There are many factors that can effect the quality of a telescope session: clouds, turbulence, haze, light pollution, moonlight, and so on. Most of these the astronomer cannot do anything to change, but one of them – night adapted vision, you do at least have some control over. You cannot control everything your eyes do, but you can help them a lot.
Many beginning astronomers often make a common mistake of going from a brightly lit house with their telescope out into the darks skies and start viewing through their telescope immediately. This can be a bit unsatisfying if you are looking at dim deep space objects. The will be extremely faint simply because your eyes are not adapted to the darkness. This isn’t just about the pupils of your eyes dialating, either.
Harken back to your high school biology class. You may recall that the human eye has two light-sensing parts (known as photoreceptors): The rods and the cones. What they may not have mentioned is that most of the time, in modern civilization at least, the cones do most of the work. When you look around or at this screen you see a wide range of colors – the entire visible spectrum is seen via the cones (barring genetic issues like color-blindness, etc). During the daylight hours, or around any light at all the cones are picking up the light and sending the information to your brain.
By comparison the rods seem a bit lazy. But in fact they are quite necessary for getting around at nighttime. Rods are very sensitive to low light levels and don’t work when there is a lot of light around. They also do not sense color. This is why when you walk around at night you might notice things seem a lot less colorful and more in shades of gray. The maxim of ‘at night, all cats are gray’ is a demonstration of rods doing their job. Trouble is, it takes some time for your eyes to adapt to the darkness. In some cases it may take as much as 30 minutes to get them up an running and getting any bright light during that process will put them down again and you will have to start over.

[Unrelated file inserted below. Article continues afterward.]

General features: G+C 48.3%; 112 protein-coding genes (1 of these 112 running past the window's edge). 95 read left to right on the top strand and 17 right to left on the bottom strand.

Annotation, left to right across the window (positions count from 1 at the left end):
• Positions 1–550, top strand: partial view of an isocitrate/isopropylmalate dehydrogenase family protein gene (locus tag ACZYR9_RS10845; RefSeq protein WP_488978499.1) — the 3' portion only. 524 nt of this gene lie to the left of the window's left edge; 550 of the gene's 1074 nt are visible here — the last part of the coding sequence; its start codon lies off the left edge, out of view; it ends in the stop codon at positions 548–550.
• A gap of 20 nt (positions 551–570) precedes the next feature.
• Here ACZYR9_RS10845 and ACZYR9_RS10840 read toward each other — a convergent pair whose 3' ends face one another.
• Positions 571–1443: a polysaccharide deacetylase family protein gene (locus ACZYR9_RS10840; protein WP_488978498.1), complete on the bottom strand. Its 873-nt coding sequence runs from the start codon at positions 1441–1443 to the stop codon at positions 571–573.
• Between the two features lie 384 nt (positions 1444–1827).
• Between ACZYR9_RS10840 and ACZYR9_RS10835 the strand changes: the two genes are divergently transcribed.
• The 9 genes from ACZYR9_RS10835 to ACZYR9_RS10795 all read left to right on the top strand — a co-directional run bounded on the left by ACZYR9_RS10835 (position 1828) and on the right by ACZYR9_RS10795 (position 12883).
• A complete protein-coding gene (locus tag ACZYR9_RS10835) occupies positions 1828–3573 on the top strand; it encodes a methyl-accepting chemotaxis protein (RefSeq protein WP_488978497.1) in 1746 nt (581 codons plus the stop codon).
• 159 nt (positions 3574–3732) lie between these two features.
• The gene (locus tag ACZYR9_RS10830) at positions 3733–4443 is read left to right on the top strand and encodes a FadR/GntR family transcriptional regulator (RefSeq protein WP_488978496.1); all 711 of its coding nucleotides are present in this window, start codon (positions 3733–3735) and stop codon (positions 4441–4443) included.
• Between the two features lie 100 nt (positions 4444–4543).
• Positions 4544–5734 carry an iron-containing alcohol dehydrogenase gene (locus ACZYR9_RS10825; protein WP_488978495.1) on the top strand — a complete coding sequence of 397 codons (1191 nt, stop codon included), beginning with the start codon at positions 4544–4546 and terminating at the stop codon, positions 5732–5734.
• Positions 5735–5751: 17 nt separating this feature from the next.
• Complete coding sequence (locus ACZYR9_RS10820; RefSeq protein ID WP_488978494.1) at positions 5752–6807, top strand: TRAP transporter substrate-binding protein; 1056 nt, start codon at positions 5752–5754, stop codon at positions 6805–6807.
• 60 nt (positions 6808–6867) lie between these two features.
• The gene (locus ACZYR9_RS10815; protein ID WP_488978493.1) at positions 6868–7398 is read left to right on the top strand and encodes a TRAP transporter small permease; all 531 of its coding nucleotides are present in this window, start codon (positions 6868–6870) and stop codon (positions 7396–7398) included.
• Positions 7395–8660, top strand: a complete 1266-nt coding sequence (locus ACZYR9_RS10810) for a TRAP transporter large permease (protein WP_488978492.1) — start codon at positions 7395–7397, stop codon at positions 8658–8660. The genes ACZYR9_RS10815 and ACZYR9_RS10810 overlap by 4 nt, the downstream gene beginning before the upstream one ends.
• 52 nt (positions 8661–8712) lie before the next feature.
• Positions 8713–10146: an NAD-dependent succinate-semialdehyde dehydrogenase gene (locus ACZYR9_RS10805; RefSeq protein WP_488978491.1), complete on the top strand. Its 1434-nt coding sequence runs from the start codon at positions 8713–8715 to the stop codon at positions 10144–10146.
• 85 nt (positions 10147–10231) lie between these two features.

This does cause some issues as you might expect as while you could possibly set up your telescope with night adapted vision you really cannot read a star chart or planisphere with them, nor check on dials on an equatorial mount. Even reading the focal lengths on eyepieces can be troublesome. Turning on an ordinary flashlight will ruin all that time it took to wake up the rods in your eyes. So you can see why astronomers get annoyed with people who shine flashlights at them or drive cars with active headlights onto where they are viewing.
There is a way around this: The Rods have a blind spot in the red portion of the visible spectrum. Somewhere around 610-620nm the rods ‘cut out’ and light in that part of the spectrum is unseen by them. Hence a light that shines on the far red end of the visible spectrum will not agitate the rods and you can keep your night vision.
This is where red flashlights come in. In the past astronomers had to take some fairly drastic methods to get red light. Tricks like painting the lens of a flashlight with red